with padding bits there are two possibilities. if there are no trap
representations (the padding bits are just that -- pure padding) then,
again a value of zero is guaranteed. Only on a machine with some trap
representations could the above code not produce a value of zero. It
is very unlikely that all bits zero would be a trap rep. (the only one
I have ever seen uses a parity bit) and it seems the committee has
clarified that this daft case is to be ruled out.

RH's point was something else altogether -- that all bits zero is not
guaranteed to produce a null pointer (to be scrupulously correct, it
is not guaranteed to produce a value that compares equal to a null
pointer constant). I.e.

void *a;;
memset_as_above(&a, 0, sizeof a);
if (a == 0) {
/* not guaranteed */
}

I would not be seriously concerned about code that makes this
assumption, but one can always test it at run time to be sure. On my
personal nervousness scale, this one is very low down.

--
Ben.
 
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Ben Bacarisse
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Posts: n/a
 
      11-03-2007
Richard <(E-Mail Removed)> writes:

> Ark Khasin <(E-Mail Removed)> writes:
>
>> Richard Heathfield wrote:
>> <snip>
>>> The memset function can be (isn't!, but can legally be) implemented
>>> like this:

<snip example of how memset might work>
>> <snip>
>>> would merely have set the object representation to all-bits-zero,
>>> without any attempt whatsoever to address the question of which
>>> value the object would have afterwards.
>>>

>> As a practitioner, I didn't think twice to clear all bits with memset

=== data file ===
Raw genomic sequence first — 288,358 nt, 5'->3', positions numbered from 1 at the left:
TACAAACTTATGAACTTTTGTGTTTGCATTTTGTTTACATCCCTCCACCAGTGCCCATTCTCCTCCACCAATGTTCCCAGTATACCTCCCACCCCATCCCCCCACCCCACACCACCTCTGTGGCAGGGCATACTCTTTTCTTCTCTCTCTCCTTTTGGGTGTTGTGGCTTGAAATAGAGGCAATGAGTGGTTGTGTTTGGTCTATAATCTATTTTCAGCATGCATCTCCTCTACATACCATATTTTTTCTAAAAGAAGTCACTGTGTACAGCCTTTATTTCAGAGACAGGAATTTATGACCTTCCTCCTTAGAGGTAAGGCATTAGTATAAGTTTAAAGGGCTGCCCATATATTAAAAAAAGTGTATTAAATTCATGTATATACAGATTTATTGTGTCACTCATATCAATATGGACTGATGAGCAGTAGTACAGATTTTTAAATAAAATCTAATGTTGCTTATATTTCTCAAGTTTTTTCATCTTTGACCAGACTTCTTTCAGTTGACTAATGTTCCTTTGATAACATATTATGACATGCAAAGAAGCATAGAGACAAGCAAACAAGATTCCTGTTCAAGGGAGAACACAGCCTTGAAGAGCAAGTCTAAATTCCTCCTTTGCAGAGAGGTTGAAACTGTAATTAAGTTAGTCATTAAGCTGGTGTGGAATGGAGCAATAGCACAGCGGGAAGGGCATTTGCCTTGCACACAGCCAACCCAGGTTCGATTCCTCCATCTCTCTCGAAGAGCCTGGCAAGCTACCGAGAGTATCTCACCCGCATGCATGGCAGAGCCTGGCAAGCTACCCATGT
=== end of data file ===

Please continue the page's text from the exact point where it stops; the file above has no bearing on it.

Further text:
>> clones including the likes of the code above. But now this post scared
>> me: if unsigned char has padding bits in its representation (which I

>
> Scarey isn't it. The explanations given here confuse the newbie no end
> because they include the instances of extinct system and a tiny minority
> of systems which feature all sorts of hocus pocus. You know "a NULL
> pointer is not necessarily all bit 0s" for example.....


Beginners can, and should, skip those post they find confusing. We
can't restrict posting to those that can't be misunderstood by some
learners. Personally (having lived though the days of peculiar
hardware) I am more worried a bout *future* systems than obsolete
ones.

> p=0; /* p is not necessarily equal to zero */


Who is suggesting this? What do you mean by it? If you are trying to
avoid confusing beginners, do you think the above helps to keep things
clear?

--
Ben.
 
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Ark Khasin
Guest
Posts: n/a
 
      11-03-2007
Ben Bacarisse wrote:
> Ark Khasin <(E-Mail Removed)> writes:
>
>> Richard Heathfield wrote:
>> <snip>
>>> The memset function can be (isn't!, but can legally be) implemented
>>> like this:
>>>
>>> #include <stddef.h>
>>> void *memset(void *s, int c, size_t n)
>>> {
>>> unsigned char *p = s;
>>> while(n--)
>>> {
>>> *p++ = c;
>>> }
>>> return s;
>>> }
>>>

>> <snip>
>>> would merely have set the object representation to all-bits-zero,
>>> without any attempt whatsoever to address the question of which
>>> value the object would have afterwards.
>>>

>> As a practitioner, I didn't think twice to clear all bits with memset
>> clones including the likes of the code above. But now this post scared
>> me: if unsigned char has padding bits in its representation (which I
>> guess is allowed)

>
> No. unsigned char may not have padding bits. All the bits must be value
> bits.

Why?
6.2.6.2 says "For unsigned integer types other than unsigned char, the
bits of the object representation shall be divided into two groups:
value bits and padding bits (there need not be any of the latter).
But I couldn't find anything saying that unsigned char *may not* have
padding bits.